Now, traditional perfume bottles coexist with packages in sometimes very unusual shapes, blurring boundaries between established and novel universes. In any case, technique and materials must follow the imagination of the creators! (See Figure 2)

figure 2 P.Gauthier perfume what else-web.jpg


Innovation in packaging includes shapes and materials, with this inescapable idea of eco-sustainability, which is also shared for formulations.


Amazing applications.

For perfume packaging, the spray remains a major element that will modify the physical characteristics of the product. By dissociating the particles, it widens the application surface, and immediately offers new sensations to the user.

A spray will transform the product and corresponds to an efficient and innovative sector: Pumps and aerosols (with or without the addition of gas) are always reinventing themselves. [5,6] Wider, longer, or more aerial, the spray can form a mist to envelop the user and create new perfume products — such as hair mists — that complement and enrich the offers of brands. These new products tempt the user much more (see Figure 3). [7,8,9]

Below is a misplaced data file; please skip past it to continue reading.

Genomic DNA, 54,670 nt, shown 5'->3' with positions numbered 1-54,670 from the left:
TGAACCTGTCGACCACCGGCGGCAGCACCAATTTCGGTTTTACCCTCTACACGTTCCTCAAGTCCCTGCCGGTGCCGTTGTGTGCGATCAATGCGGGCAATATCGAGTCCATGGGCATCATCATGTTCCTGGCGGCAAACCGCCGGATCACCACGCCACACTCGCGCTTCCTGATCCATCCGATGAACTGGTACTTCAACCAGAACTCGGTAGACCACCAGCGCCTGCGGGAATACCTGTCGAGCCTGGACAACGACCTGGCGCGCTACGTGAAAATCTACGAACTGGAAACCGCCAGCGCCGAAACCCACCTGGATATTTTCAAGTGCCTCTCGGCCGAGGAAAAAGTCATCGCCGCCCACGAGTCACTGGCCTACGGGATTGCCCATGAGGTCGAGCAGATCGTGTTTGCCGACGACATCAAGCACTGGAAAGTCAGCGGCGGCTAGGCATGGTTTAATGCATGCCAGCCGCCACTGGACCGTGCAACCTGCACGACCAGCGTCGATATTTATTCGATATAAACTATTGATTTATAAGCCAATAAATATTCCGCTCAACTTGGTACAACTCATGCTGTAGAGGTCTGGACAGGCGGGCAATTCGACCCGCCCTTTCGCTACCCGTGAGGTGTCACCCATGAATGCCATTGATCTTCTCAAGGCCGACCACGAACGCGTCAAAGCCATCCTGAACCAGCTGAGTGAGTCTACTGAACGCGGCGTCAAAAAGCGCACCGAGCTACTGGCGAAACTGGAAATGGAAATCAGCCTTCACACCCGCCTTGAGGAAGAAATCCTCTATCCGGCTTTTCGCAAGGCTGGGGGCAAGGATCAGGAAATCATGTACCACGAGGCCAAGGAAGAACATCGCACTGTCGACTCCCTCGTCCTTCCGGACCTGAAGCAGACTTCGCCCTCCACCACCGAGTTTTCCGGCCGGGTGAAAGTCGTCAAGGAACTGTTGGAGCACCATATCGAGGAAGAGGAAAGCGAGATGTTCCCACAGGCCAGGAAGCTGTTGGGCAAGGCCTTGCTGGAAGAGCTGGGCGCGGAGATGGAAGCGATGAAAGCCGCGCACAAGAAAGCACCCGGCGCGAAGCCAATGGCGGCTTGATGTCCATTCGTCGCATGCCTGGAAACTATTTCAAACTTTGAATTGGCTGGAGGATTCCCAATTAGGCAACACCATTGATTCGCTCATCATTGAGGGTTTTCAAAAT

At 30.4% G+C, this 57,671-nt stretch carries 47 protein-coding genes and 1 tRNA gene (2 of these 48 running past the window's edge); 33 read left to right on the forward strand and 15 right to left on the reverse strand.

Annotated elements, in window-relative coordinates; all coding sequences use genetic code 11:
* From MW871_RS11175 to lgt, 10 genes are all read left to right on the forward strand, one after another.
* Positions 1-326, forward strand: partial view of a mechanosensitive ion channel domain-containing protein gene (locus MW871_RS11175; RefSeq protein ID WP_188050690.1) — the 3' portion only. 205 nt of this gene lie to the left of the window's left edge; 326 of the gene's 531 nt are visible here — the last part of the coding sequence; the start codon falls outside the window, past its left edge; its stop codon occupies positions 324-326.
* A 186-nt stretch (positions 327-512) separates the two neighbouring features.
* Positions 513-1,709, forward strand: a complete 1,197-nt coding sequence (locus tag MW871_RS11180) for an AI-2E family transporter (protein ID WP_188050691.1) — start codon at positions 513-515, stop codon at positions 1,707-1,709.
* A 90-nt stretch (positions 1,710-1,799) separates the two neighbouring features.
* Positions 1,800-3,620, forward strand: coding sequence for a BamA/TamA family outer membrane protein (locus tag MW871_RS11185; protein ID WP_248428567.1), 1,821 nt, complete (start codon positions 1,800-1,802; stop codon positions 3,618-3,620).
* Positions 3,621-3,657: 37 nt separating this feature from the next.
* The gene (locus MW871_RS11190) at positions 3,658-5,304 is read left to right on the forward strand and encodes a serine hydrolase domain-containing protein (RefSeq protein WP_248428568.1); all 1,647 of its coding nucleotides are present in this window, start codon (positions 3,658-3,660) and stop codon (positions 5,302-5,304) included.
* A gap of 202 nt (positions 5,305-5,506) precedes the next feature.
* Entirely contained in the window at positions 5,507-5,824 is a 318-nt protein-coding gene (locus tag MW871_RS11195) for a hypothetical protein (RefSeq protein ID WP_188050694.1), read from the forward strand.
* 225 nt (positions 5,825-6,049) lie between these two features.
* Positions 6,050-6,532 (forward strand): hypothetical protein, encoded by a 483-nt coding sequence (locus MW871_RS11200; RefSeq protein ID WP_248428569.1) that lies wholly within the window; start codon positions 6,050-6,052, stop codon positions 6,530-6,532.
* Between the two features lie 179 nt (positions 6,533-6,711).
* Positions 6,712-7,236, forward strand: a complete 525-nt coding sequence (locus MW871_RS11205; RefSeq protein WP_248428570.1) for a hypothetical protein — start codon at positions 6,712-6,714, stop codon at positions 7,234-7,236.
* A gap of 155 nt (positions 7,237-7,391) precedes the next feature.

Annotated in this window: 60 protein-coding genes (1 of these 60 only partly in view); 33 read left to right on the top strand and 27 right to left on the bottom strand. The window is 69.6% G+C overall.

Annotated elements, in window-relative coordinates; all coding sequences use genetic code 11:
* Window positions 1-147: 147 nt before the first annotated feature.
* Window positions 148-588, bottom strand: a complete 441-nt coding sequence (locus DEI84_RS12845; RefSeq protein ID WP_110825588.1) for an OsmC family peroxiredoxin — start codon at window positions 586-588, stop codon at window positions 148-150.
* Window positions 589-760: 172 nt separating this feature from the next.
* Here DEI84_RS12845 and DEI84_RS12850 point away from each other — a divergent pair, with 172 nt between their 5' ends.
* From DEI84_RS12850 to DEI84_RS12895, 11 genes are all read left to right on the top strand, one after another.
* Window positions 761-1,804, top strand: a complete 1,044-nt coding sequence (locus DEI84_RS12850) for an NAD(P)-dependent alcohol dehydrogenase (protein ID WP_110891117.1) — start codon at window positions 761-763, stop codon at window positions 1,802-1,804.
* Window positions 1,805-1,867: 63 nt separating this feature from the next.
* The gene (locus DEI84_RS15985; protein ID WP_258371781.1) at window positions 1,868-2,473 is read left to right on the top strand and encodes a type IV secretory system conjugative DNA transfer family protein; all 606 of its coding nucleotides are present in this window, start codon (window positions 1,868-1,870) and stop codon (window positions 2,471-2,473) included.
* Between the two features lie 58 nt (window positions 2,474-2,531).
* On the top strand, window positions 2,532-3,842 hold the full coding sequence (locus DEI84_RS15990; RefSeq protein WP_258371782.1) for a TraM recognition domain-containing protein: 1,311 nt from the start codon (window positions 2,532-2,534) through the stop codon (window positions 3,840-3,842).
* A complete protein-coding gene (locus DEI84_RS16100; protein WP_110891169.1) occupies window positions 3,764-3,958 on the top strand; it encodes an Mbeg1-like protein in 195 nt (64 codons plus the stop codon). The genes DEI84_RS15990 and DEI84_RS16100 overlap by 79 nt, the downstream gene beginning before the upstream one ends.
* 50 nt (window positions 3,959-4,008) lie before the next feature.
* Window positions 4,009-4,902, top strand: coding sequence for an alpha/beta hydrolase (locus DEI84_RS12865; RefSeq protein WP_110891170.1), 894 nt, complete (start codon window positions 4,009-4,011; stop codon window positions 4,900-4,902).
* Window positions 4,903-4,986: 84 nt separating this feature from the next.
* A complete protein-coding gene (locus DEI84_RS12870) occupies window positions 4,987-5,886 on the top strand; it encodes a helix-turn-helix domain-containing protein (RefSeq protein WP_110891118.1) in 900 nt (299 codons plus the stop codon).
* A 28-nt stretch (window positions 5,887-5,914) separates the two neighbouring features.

Larger or finer sprays can change the product sensation. Here’s an example: Dolce, a patented innovation, uses a new generation of insert, which replaces a single route with multiples channels that have micron precision). This design allows a specific softness of the spray. For perfume, the user can choose how long and intense the fragrance will be, depending on the amount of pressure on the actuator. [10]

Innovation is also in the application: The “codex of gestures” is superb ethnological work around spray and the terminologies attached to it, often as a play on words. Application gestures are reinvented and simple movements are made fun. [11] Sprays are easy and quick to apply in one gesture, and often enlarge the application surface. Fragrance universes remain a specific one, with an idea of mystery that should be preserved and might be something as simple as dip tubes made invisible in bottles with new shapes.

figure 3 P.Gauthier Perfume what else-web.jpg